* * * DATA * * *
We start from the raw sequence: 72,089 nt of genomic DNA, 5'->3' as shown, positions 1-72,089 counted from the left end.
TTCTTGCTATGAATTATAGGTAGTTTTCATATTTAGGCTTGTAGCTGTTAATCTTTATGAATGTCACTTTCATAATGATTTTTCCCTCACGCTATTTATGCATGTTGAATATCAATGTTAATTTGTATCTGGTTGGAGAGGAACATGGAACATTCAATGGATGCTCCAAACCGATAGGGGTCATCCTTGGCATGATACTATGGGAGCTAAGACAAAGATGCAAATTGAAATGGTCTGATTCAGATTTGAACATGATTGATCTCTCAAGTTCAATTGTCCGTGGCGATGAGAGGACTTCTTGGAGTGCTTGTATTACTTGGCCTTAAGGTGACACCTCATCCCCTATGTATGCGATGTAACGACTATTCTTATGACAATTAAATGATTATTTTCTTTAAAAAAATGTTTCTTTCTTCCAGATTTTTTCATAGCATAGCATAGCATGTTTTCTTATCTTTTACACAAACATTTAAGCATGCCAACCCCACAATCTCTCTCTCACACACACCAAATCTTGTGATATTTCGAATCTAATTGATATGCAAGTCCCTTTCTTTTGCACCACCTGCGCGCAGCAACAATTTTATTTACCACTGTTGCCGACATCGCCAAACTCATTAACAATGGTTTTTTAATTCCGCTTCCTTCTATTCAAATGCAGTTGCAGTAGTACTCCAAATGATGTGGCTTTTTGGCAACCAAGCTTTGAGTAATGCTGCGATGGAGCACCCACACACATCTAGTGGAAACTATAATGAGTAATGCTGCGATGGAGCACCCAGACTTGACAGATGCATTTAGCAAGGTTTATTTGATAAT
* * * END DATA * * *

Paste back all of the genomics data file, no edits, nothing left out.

We start from the raw sequence: 72,089 nt of genomic DNA, 5'->3' as shown, positions 1-72,089 counted from the left end.
TTCTTGCTATGAATTATAGGTAGTTTTCATATTTAGGCTTGTAGCTGTTAATCTTTATGAATGTCACTTTCATAATGATTTTTCCCTCACGCTATTTATGCATGTTGAATATCAATGTTAATTTGTATCTGGTTGGAGAGGAACATGGAACATTCAATGGATGCTCCAAACCGATAGGGGTCATCCTTGGCATGATACTATGGGAGCTAAGACAAAGATGCAAATTGAAATGGTCTGATTCAGATTTGAACATGATTGATCTCTCAAGTTCAATTGTCCGTGGCGATGAGAGGACTTCTTGGAGTGCTTGTATTACTTGGCCTTAAGGTGACACCTCATCCCCTATGTATGCGATGTAACGACTATTCTTATGACAATTAAATGATTATTTTCTTTAAAAAAATGTTTCTTTCTTCCAGATTTTTTCATAGCATAGCATAGCATGTTTTCTTATCTTTTACACAAACATTTAAGCATGCCAACCCCACAATCTCTCTCTCACACACACCAAATCTTGTGATATTTCGAATCTAATTGATATGCAAGTCCCTTTCTTTTGCACCACCTGCGCGCAGCAACAATTTTATTTACCACTGTTGCCGACATCGCCAAACTCATTAACAATGGTTTTTTAATTCCGCTTCCTTCTATTCAAATGCAGTTGCAGTAGTACTCCAAATGATGTGGCTTTTTGGCAACCAAGCTTTGAGTAATGCTGCGATGGAGCACCCACACACATCTAGTGGAAACTATAATGAGTAATGCTGCGATGGAGCACCCAGACTTGACAGATGCATTTAGCAAGGTTTATTTGATAAT